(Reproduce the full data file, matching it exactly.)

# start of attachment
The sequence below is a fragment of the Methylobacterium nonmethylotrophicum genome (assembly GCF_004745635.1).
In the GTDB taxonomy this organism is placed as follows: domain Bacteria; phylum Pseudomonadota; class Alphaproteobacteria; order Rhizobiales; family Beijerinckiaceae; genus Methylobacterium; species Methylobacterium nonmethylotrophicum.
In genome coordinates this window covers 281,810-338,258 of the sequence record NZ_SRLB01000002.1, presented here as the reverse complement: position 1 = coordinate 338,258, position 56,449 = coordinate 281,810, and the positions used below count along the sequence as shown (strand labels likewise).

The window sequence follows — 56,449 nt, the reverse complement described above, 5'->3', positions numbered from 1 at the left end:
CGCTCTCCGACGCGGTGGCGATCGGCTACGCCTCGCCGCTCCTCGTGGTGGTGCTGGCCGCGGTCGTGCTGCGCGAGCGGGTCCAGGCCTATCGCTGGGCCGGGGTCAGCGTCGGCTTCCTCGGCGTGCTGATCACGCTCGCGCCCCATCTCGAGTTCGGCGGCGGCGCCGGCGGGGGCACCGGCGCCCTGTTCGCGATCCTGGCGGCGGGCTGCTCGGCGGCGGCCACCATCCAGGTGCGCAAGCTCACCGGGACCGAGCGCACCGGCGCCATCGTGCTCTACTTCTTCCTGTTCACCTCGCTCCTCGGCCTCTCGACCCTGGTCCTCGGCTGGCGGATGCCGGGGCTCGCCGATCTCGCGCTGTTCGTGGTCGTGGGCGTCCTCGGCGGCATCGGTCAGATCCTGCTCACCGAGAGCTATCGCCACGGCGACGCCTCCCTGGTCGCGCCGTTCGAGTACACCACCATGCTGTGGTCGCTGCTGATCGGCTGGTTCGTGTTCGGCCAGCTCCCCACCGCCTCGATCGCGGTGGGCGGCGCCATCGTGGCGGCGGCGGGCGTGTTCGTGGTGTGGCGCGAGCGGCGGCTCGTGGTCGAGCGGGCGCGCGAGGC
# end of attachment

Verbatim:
The sequence below is a fragment of the Methylobacterium nonmethylotrophicum genome (assembly GCF_004745635.1).
In the GTDB taxonomy this organism is placed as follows: domain Bacteria; phylum Pseudomonadota; class Alphaproteobacteria; order Rhizobiales; family Beijerinckiaceae; genus Methylobacterium; species Methylobacterium nonmethylotrophicum.
In genome coordinates this window covers 281,810-338,258 of the sequence record NZ_SRLB01000002.1, presented here as the reverse complement: position 1 = coordinate 338,258, position 56,449 = coordinate 281,810, and the positions used below count along the sequence as shown (strand labels likewise).

The window sequence follows — 56,449 nt, the reverse complement described above, 5'->3', positions numbered from 1 at the left end:
CGCTCTCCGACGCGGTGGCGATCGGCTACGCCTCGCCGCTCCTCGTGGTGGTGCTGGCCGCGGTCGTGCTGCGCGAGCGGGTCCAGGCCTATCGCTGGGCCGGGGTCAGCGTCGGCTTCCTCGGCGTGCTGATCACGCTCGCGCCCCATCTCGAGTTCGGCGGCGGCGCCGGCGGGGGCACCGGCGCCCTGTTCGCGATCCTGGCGGCGGGCTGCTCGGCGGCGGCCACCATCCAGGTGCGCAAGCTCACCGGGACCGAGCGCACCGGCGCCATCGTGCTCTACTTCTTCCTGTTCACCTCGCTCCTCGGCCTCTCGACCCTGGTCCTCGGCTGGCGGATGCCGGGGCTCGCCGATCTCGCGCTGTTCGTGGTCGTGGGCGTCCTCGGCGGCATCGGTCAGATCCTGCTCACCGAGAGCTATCGCCACGGCGACGCCTCCCTGGTCGCGCCGTTCGAGTACACCACCATGCTGTGGTCGCTGCTGATCGGCTGGTTCGTGTTCGGCCAGCTCCCCACCGCCTCGATCGCGGTGGGCGGCGCCATCGTGGCGGCGGCGGGCGTGTTCGTGGTGTGGCGCGAGCGGCGGCTCGTGGTCGAGCGGGCGCGCGAGGC